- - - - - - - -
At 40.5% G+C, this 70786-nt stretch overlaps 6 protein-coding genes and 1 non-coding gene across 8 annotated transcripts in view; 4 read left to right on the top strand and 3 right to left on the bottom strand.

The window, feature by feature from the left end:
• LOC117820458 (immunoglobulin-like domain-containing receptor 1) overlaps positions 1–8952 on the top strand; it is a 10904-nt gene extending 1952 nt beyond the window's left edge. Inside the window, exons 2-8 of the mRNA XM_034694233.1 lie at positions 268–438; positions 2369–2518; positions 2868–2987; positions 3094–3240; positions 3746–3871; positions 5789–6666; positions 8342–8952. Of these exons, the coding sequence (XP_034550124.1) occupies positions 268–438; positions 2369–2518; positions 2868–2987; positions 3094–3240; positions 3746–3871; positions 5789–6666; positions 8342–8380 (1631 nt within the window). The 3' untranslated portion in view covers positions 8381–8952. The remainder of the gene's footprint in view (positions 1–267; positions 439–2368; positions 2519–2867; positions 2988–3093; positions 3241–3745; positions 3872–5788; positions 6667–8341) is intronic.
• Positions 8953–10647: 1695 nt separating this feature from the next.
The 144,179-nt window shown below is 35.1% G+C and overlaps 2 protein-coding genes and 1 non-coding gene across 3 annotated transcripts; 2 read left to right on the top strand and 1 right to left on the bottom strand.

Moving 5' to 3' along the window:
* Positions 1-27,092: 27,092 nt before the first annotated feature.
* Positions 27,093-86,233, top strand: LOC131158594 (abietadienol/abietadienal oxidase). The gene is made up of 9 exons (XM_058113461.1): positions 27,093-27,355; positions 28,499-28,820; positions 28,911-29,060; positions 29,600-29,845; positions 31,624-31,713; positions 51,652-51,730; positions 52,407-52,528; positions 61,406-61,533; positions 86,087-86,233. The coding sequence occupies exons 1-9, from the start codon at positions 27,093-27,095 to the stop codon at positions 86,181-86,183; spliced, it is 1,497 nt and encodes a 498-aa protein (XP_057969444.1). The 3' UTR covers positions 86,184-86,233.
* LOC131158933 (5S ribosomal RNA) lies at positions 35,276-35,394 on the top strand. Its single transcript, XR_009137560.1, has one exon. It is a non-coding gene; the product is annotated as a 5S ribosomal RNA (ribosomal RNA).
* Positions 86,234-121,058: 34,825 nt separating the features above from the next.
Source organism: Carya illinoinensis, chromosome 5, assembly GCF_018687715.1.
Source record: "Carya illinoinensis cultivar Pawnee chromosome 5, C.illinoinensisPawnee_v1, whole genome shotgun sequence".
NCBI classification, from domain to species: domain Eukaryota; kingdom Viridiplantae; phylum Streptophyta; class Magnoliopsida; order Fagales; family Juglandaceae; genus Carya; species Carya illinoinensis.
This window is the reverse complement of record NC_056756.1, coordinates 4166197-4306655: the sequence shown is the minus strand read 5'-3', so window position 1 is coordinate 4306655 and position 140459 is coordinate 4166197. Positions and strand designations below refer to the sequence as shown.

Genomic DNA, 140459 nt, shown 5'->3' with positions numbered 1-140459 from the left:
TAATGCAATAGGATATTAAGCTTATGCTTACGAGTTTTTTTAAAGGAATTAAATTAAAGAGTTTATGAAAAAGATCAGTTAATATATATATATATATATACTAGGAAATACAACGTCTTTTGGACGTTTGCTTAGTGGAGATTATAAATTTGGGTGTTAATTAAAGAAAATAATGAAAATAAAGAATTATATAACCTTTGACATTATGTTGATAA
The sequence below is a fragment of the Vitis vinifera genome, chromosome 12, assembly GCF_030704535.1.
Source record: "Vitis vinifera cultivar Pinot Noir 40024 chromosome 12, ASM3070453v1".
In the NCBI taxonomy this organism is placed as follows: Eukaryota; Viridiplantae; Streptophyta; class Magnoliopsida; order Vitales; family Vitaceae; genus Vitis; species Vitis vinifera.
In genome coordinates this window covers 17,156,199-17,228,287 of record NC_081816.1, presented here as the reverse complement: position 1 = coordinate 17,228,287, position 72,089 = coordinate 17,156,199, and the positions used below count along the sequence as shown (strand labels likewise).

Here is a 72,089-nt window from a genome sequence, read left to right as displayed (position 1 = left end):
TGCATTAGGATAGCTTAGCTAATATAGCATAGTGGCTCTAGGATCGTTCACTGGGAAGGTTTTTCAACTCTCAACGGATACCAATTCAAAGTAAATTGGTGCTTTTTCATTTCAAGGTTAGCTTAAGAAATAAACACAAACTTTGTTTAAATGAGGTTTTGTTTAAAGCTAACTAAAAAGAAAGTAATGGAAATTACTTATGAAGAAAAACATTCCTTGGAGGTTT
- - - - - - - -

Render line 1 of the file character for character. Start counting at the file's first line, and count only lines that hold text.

At 40.5% G+C, this 70786-nt stretch overlaps 6 protein-coding genes and 1 non-coding gene across 8 annotated transcripts in view; 4 read left to right on the top strand and 3 right to left on the bottom strand.